Live catenary



cosmetic.
To be honest I think it is rather helpful. It is one of those things that sounds like a good idea and makes a great intellectual challenge to work out how to do it, But in reality you can not see electricity flowing though the pantograph. No observer would know how a model is powered from just looking at it. Yes, you will know it is really working and probably feel proud of what you have achieved but ultimately it will be more work than the end result justifies. So just go with a cosmetic system and don't worry about it.
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Gandalph wrote:

To be honest, it's not.

You can't see electricity flowing through the wheels either. If what you could and couldn't see mattered, nobody would have used that new fangled electricity in the first place when modellers already had clockwork and steam.
Cheers David
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David Bromage skriver:

Yes it is.
If you want the loco to detect what rail (left or right) is used with the voltage an the catenary on a analog set you need to detect either a short circuit og on the voltage.
If you like to detect a short circuit (this short circuit is between the catenary and one of the rails, unless you want to drive it by 2 seperate transformers). This detection circuit needs a power supply - and can be done by mounting a battery inside the loco.
You can allso detect on the voltage, but if you like to run the setup with 2 different transformers for either catenary and "2-rail" it is impossible to do. If you only run on 1 transformer for alle it is not quite impossible, but again the "detection circuit" needs to be powered somehow.
To power the detection circuit (unless you want batteries) you need the pantographs to be the one og the supply lines and one of the tracks to be another. So you mount 2 resistors between the wheel pickups, the resistors should be big enough (ohms) to not load your trnsformer to mucht, but small enough to still be able to power your circuit. When the power for the circuit is done it needs to be rectified , stabellized and regulated to a low voltage. On this low voltage you hook up a uP that detects where the power is coming from and controls a "switch" that chooses which wheel pickup that sould power the motor.
Klaus
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"Klaus D. Mikkelsen" skriver:

-cut-
David - any comments ?
Klaus
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David Bromage skriver:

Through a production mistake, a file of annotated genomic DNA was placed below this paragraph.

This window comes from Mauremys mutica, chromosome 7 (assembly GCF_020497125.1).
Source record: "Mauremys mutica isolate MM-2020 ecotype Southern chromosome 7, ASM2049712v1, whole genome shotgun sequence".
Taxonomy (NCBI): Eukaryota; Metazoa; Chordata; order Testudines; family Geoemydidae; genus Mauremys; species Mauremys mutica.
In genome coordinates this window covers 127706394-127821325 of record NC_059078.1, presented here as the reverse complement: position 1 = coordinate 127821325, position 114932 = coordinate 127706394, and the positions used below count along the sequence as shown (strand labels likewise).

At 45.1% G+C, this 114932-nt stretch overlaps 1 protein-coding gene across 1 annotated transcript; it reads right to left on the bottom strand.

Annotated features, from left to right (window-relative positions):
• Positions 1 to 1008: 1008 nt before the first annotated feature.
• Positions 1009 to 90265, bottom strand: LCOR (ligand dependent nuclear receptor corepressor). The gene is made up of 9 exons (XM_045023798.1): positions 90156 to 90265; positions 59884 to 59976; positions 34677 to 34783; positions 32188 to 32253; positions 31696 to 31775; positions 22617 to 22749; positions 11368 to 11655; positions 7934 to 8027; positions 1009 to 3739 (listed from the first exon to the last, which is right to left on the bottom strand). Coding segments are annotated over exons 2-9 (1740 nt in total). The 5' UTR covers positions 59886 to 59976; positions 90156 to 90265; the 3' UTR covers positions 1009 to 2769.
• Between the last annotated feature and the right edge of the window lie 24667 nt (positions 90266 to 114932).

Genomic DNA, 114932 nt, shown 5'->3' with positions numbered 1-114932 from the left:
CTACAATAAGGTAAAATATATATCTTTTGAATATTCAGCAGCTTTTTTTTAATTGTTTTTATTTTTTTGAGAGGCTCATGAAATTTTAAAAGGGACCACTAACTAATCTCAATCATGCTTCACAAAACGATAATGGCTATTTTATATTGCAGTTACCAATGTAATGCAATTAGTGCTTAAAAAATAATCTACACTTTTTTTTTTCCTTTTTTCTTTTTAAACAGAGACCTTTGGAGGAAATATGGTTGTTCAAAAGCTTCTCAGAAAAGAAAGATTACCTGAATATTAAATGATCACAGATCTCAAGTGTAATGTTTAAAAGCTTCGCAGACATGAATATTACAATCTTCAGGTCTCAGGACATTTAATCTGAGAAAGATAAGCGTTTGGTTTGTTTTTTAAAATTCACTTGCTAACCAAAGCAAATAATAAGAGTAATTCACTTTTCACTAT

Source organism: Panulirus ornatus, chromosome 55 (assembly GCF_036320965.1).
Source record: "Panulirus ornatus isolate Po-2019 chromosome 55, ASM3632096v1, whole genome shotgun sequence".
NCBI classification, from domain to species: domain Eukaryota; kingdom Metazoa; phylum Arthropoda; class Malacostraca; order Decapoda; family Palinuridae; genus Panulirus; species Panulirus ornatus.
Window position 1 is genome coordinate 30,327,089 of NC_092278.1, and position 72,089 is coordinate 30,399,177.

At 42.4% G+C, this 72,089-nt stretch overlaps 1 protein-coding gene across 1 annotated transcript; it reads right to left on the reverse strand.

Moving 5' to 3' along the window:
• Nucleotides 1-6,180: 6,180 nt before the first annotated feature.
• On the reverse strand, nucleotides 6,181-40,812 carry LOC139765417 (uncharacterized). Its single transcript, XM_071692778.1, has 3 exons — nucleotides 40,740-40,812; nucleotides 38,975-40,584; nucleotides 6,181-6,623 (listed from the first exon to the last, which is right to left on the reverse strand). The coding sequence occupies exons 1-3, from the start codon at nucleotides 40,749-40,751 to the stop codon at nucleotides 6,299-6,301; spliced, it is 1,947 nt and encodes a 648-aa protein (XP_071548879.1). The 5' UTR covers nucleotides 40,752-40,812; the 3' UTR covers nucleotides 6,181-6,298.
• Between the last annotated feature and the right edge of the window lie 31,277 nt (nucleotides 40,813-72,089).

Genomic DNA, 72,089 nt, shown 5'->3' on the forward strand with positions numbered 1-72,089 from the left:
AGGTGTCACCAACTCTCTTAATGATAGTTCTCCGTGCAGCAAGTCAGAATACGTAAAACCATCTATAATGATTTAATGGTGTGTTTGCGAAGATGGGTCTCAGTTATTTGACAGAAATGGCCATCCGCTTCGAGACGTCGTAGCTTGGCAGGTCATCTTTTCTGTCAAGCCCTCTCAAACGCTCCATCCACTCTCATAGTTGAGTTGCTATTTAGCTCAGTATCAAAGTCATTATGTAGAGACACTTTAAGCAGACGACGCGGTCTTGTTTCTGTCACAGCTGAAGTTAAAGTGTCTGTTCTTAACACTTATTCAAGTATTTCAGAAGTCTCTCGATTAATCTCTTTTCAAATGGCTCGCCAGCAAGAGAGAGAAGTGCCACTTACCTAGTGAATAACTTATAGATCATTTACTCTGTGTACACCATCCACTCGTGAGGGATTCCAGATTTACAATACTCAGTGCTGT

David...................
Klaus
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David Bromage wrote:

Hi David,
Quick first thoughts: Yes, it should be possible. What would the on board electronics detect: - left rail to right rail: Traction current A. - left rail to overhead: Traction current B. - right rail to overhead: Nothing or A+B or A-B. (0v to 24v)
Obviously "common return" wiring isn't going to be feasible because no one of the three conductors is common. Both rails would have to be cut for each block and both would need to be switched . (Double pole switches rather than the normal single pole)
You'd need two in-loco modules/relays that connected the motor (to rail) when rail to overhead current was detected, probably a relay with a capacitor to give some delay to allow for intermitent current collection. A second relay contact would cut out the other relay coil so both relays couldn't be on together. The whole module would cost less than 5 pounds per loco, but you'd face the expense of the double pole switches compared to the single pole block switches normally used.
I think that covers it all.
Greg.P. NZ
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Greg Procter wrote:

A small but vital point, I use PWM controllers, so there's always 12 volts available in combination with a capacitor for lights, or in this case the relays.
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wrote:

I've got a Hornby class 86 locomotive with pantograph which can run from catenery or the rails. There's a slide switch in the roof to select which power source to use. I've never tried overhead power through as I could never find a supplier of a kit (and didn't fancy building it all myself from scratch!)
I'm sure you could do something clever with electronics to automatically detect which power source to use but as others have suggested much simpler solutions I wouldn't go down that route unless you fancy doing it for the sake of it.
peter
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On Wed, 6 Feb 2008 20:34:22 +0000, naked_draughtsman wrote

Was this model comptemporaneous with Hornby's own catenary kits?
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wrote:

I would keep the catenary cosmetic and go DCC much easier. I use Lenz and it is not reccomended to feed decoders via a pantograph and catenary as there could be a voltage spike resulting in a fried decoder. On the real railway current is returned via the running rails to the feeder or sub station. You cannot replicate this with variable polarised DC model railway current. regards, Steve
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May I ask why not. The only benefit i can think of is having sparks flying off as loco goes round. May be better to work out how to get sparks seperately whilst using track for motive power.
Cheers, Simon
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If you do that, you need to put 25kV onto your overhead........But don't touch the wires when your trains are running..
Bevan
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